Tensions in Texas

Anti-abortion websites like Texas Right to Life's "Pro-Life Whistleblower" have emerged, which allow people to file anonymous tips against providers for abortions performed after six weeks. The site has now been removed by host sites twice, though Texas Right to Life has vowed to find another way to make it functional. While rideshare companies Uber and Lyft have said that they will cover all legal costs for drivers who end up sued as a result of SB8, people are still bombarding abortion funds and clinics with calls, asking if Roe v. Wade has been overturned, if abortion is illegal everywhere, if they can be sued for helping their sister travel out of state for an abortion.

For abortion providers, the threat is even more acute.

"Less than half of our physicians are now able to provide abortions, even when we're complying with SB8, in part because of this lawsuit situation," Amy Hagstrom Miller, CEO of Whole Woman's Health, which operates four reproductive health clinics in Texas, tells Health. "If you sue a doctor, even if your suit is frivolous and gets dismissed, doctors have to report them all."

A strain on resources, a lack of access

Most patients seeking abortions in Texas will now have to travel out of state, hundreds of miles, to get to the nearest abortion clinic. Some neighboring states, like Oklahoma, Arkansas, and Louisiana, already have their own abortion restrictions in effect that patients will have to navigate, like mandatory waiting periods. Thousands of abortion refugees now need to flee their home state to have the procedures they want and need, and clinics in nearby states could be booked for weeks.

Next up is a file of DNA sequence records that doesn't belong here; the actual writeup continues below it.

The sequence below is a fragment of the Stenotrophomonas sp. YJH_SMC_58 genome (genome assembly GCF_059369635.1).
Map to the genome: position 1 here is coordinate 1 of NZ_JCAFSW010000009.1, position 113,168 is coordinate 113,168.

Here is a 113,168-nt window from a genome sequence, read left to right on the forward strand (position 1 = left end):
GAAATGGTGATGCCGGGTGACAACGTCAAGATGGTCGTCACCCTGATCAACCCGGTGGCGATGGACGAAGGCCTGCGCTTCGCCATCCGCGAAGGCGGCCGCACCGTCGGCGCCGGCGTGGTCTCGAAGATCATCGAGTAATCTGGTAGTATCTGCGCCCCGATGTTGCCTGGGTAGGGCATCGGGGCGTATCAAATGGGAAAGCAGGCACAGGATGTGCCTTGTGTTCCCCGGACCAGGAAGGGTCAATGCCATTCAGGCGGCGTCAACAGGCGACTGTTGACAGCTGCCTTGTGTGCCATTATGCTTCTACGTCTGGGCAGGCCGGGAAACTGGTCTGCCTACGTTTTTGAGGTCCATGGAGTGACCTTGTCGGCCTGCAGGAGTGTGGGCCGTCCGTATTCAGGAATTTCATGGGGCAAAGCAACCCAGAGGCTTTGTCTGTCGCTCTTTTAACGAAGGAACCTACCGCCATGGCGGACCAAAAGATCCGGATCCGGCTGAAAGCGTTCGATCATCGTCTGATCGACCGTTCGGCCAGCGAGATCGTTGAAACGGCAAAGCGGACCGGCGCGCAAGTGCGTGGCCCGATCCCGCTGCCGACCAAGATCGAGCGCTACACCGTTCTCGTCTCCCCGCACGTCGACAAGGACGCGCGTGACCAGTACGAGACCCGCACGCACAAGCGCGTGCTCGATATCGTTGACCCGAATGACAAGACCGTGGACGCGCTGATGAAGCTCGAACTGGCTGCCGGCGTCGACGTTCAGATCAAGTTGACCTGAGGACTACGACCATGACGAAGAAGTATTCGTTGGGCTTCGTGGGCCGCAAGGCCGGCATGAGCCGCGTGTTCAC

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The extra strain on financial and travel resources could be astronomical, and it often takes a lot of time, as well. Not everyone has access to a car, and not everyone can afford to take time off of work, pay for extra childcare, or pay for a hotel or a flight. Plus, the further along in pregnancy an abortion patient goes, the more costly the procedure will be. Existing restrictions like the Hyde Amendment, which bars federal funding of abortion care, disproportionately affect pregnant people of color and hinder their access to care. Marginalized folks, in particular, will either have to surmount all of these barriers and more, or be forced to carry a pregnancy they don't want to term.